It would be wrong to say Valerie Marshall Strong Olsen waited a long time for her retrospective. Any suggestion of waiting disappeared with the artist’s death ten years ago. What makes this show at the National Art School’s Rayner Hoff Project Space so special is that it is also Olsen’s first-ever solo exhibition. Today, when artists are showing work and publishing catalogues before they graduate from art school, it’s an almost unimaginable career profile.
Could it actually be called a career? Olsen’s story stands in dramatic contrast with that of her ex-husband, John Olsen, whose work may be seen in the NAS’s main gallery, in the survey, Goya’s Dog (until 27 November). John, still full of vigour at the age of 93, is this country’s best-known living artist. Brash and egocentric, he has had countless exhibitions and been included in every major Australian collection. Valerie (1933-2011) was all-but-invisible, but just as dedicated.
The difference has been that John has lived his life in public and lapped up the applause, while Valerie seems to have approached art as an essentially private passion. She was notoriously unwilling to part with works and almost wilfully retiring. Almost everything in this exhibition, put together by her children, Louise and Tim Olsen, is still in family hands.
In this #Me-too moment it would be easy to see Valerie as one of those stereotypically oppressed wives who sacrificed her own ambitions to those of husband, home and family. There’s an element of truth in this because John cast an almighty shadow and displayed the full set of masculine traits we now love to hate, but it’s not the whole story. If Valerie had wanted to have a career as an exhibiting artist she could have had one. Her work was good enough and if John were an obstacle – practical or psychological – that problem was removed when he left in the early 1980s.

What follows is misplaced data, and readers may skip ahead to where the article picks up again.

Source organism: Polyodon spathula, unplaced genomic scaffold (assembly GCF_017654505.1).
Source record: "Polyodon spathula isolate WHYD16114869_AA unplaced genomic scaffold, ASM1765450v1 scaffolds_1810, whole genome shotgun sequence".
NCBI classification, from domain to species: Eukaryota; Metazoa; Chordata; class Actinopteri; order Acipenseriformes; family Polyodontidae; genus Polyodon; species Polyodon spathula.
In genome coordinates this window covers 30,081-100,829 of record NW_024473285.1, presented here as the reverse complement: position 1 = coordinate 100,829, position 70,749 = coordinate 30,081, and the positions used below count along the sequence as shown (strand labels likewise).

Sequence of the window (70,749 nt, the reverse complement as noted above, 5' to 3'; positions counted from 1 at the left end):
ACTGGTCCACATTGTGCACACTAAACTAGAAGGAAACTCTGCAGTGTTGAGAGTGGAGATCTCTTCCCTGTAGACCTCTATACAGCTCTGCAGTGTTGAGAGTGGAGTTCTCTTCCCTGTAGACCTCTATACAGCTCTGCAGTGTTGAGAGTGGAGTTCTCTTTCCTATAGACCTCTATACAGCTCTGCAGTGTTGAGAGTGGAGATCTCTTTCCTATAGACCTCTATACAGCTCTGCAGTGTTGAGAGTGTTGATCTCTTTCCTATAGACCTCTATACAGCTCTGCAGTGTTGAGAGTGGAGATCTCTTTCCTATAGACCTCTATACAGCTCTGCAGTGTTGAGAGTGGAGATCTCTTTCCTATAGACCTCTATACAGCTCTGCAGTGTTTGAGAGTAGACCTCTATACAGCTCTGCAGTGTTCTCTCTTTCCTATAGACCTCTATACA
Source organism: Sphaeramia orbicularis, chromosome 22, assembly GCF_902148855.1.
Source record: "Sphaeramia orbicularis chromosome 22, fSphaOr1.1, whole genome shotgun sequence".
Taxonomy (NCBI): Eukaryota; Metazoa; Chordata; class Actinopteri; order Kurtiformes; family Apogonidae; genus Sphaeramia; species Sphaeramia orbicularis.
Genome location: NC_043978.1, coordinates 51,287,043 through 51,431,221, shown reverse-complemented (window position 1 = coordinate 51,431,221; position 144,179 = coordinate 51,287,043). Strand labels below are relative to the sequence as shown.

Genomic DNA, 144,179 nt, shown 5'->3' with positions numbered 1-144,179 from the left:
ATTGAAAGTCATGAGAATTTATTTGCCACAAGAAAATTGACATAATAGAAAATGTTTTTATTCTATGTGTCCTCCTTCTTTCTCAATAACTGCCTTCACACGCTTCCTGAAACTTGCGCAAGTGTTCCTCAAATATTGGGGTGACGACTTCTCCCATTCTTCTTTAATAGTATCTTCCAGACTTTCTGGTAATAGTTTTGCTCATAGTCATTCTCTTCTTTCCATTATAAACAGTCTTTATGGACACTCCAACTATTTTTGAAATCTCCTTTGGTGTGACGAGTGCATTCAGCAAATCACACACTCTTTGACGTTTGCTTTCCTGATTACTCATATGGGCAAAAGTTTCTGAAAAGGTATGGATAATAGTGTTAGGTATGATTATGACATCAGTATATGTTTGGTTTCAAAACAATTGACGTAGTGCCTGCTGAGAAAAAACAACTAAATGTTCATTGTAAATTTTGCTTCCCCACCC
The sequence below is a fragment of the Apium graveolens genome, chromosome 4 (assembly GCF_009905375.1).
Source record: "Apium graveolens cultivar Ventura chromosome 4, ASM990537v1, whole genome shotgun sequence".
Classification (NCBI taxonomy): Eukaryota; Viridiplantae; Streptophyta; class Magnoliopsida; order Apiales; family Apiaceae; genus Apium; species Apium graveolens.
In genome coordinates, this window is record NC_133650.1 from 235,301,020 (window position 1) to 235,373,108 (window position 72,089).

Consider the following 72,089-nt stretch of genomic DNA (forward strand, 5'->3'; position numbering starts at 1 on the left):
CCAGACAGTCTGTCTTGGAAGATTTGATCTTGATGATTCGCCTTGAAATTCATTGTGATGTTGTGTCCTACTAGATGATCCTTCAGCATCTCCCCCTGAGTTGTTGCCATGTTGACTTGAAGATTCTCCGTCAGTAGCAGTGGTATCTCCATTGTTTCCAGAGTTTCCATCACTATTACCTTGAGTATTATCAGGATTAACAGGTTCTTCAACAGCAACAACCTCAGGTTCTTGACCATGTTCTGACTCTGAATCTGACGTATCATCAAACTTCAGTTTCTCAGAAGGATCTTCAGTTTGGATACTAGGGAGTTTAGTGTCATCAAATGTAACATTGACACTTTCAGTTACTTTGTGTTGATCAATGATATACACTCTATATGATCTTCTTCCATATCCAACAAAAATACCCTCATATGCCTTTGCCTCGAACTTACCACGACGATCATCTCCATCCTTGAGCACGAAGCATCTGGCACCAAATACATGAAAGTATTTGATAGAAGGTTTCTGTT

The decision not to show has its pros and cons for any artist. No deadline pressure or commercial imperatives allows for a good deal of freedom, but the trade-off means missing the inestimable stimulus of seeing your work on a gallery wall, where faults and weaknesses become immediately apparent.
The title “a rare sensibility” comes from a remark by British artist, Alan Davie, who visited the Olsens in Australia and admired one of Valerie’s pictures. There’s an undoubted sensibility here but also a frustrating lack of development. Valerie had talent to burn but she acted as a lifelong student, constantly sampling and experimenting. I lost count of the number of other artists whose influence may be seen in these pictures – from Miró to the CoBrA school; from John Passmore and Godfrey Miller to the Surrealists, the French Tachistes and the American Abstract Expressionists. She cited Arshile Gorky as a particular inspiration.
Everything Olsen attempted was skilfully executed and embraced on a deep level. She didn’t settle for superficial resemblances but entered fully into the spirit of each venture. It’s originality that goes missing – not because this is something innate to each person, but because she never seemed to persevere with a style of painting long enough to reach this plateau.
John Olsen was no less derivative, no less obvious in his influences, but ambition and determination drove him to break through to another level. His greatest works transcend comparisons with his peers.
With Valerie, the avant-garde aspirations of paintings such as Undergrowth and Afternoon Yarramalong (both 1963), are rarely equalled in the later works. In these pictures, still ostensibly landscapes, she deftly catches the wave of abstraction that was sweeping the planet. In Encuentro Español (c.1966), Olsen shows that she could match it with her husband in reflecting the excitement they found in Spanish painting.